Date of Award


Degree Name

Doctor of Philosophy



First Advisor

Dr. Alan E. Kehew

Second Advisor

Dr. William Sauck

Third Advisor

Dr. William Harrison III

Fourth Advisor

Dr. Timothy Fisher


Chapter I


Southern Michigan's geomorphology is a testament to the glacial processes that buried and sculpted the landscape during the last glaciation. Many glacial landforms in southwestern Michigan, including the Kalamazoo River Valley, provide evidence that aids in understanding the chronology, ice dynamics and glacial processes that occurred in Michigan during the last ice age.

As the climate began to warm about 20,000 yr B.P. (Larson and Schaetzl, 2001) the extensive Laurentide Ice Sheet began to recede from its maximum southern position reached during the Late Wisconsinan (Figure 1). It was at this point that modem surficial drainage systems began to establish themselves beyond the ice margin. With climatic warming the ice sheet thinned and gradually became distinctly lobate, replicating the shape o f the Great Lake Basins into which ice-lobe flow lines converged (Zumberge, 1960; Kehew et al., 1999). The formation of three distinct lobes o f ice (Figure 1) began shaping southern Michigan’s topography and drainage routes. These lobes of ice formed a large interlobate region bounded by ice on three sides (Figure 1). Many drainage systems, including the Kalamazoo River, were established at this time through the release o f copious amounts of glacial meltwater followed by non-glacial runoff.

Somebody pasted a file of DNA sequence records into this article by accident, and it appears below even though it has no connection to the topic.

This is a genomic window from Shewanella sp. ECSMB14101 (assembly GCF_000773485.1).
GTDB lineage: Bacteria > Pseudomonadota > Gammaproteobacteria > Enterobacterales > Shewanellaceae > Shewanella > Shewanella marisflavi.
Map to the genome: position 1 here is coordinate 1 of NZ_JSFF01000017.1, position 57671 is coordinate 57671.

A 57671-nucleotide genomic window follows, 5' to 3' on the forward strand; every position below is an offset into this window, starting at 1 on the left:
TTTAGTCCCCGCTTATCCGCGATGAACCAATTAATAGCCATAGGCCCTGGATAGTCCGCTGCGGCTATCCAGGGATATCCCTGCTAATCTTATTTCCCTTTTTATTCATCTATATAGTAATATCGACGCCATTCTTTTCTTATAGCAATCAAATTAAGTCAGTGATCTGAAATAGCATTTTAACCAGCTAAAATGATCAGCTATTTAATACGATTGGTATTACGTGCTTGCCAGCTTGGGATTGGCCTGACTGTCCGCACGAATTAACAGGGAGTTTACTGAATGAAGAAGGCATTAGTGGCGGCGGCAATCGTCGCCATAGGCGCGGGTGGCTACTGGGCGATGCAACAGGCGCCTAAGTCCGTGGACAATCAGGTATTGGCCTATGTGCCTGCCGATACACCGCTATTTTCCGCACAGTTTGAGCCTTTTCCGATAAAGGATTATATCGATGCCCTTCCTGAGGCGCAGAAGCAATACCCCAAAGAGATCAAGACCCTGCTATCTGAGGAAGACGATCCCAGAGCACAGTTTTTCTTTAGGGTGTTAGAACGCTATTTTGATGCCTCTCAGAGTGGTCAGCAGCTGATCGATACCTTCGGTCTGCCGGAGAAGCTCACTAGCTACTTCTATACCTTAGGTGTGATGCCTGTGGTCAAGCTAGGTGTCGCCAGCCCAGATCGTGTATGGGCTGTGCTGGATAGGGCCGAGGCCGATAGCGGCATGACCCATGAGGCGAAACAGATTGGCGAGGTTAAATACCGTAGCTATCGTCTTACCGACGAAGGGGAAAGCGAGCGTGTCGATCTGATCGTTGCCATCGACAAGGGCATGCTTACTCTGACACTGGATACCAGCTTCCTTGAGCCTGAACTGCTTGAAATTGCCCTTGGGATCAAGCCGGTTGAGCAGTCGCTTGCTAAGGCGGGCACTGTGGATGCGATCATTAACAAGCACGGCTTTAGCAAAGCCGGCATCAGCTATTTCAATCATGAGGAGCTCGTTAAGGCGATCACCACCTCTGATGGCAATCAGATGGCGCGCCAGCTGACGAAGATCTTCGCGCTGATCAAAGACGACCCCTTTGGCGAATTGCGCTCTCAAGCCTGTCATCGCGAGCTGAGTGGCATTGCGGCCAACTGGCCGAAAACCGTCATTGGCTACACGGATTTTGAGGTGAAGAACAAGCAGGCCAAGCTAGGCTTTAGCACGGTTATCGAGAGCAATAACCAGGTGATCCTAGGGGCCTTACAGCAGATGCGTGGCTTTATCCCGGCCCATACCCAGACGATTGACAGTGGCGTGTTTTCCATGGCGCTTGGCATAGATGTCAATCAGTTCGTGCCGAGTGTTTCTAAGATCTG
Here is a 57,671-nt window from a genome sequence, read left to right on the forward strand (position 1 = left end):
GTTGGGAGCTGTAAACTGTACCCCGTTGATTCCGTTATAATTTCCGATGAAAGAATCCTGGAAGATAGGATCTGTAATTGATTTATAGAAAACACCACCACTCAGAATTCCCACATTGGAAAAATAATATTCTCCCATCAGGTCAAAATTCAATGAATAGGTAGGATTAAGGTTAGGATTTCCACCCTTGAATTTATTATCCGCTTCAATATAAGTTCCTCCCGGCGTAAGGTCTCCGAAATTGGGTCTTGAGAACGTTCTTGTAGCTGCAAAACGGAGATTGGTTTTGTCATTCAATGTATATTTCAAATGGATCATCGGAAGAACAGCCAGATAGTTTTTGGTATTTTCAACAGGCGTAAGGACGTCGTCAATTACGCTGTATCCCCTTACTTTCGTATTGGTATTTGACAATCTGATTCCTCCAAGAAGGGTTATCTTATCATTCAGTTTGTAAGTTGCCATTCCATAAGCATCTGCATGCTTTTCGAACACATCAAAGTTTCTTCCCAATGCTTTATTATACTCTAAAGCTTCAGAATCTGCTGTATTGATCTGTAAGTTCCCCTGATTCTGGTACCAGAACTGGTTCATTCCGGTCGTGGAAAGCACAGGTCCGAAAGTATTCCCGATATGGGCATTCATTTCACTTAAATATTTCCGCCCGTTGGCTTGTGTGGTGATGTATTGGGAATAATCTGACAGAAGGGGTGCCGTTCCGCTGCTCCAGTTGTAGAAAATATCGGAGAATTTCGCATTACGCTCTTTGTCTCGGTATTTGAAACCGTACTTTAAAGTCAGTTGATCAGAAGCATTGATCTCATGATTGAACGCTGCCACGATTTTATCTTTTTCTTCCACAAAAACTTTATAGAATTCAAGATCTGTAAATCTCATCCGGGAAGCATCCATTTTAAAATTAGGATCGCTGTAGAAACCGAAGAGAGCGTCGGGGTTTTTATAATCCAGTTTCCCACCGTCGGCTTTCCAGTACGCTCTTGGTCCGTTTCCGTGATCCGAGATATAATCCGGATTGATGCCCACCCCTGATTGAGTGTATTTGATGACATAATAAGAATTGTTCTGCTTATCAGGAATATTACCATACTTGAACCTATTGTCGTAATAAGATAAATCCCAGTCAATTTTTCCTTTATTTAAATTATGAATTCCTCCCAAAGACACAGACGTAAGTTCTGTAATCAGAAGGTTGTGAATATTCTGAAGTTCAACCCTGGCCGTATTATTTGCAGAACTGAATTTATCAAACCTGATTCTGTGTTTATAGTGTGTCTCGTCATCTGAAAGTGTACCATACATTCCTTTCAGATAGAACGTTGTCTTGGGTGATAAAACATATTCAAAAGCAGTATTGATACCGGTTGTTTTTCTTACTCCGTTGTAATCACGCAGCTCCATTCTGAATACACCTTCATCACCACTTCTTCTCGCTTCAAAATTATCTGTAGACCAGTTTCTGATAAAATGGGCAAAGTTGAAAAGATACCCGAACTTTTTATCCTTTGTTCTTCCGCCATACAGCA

The Kalamazoo River and its many tributaries form a large modem drainage basin in the southern portion o f the state (Figure 2) that integrates drainage from several former ice lobes. While the ice continued to retreat in south-central Michigan, it occasionally paused or readvanced to form a series of uplands interpreted as recessional end moraines (Figure 3) (Leverett and Taylor, 1915; see Fisher and Taylor, 2002 for an alternate explanation). Here the term moraine is used in the non-genetic sense to indicate uplands formerly mapped as an ice marginal position. The term upland will be used to denote elevated terrain that displays sediments or landforms inconsistent with an ice marginal position.

Recently, evidence has been presented to suggest non-synchronous overlapping oscillations o f the Lake Michigan and Saginaw Lobes (Figure 2) occurred (Kehew et al., 1999). These oscillations resulted in an extremely complex landscape that make interpretations of stratigraphy and glacial chronology difficult.

Access Setting

Dissertation-Open Access

Included in

Geology Commons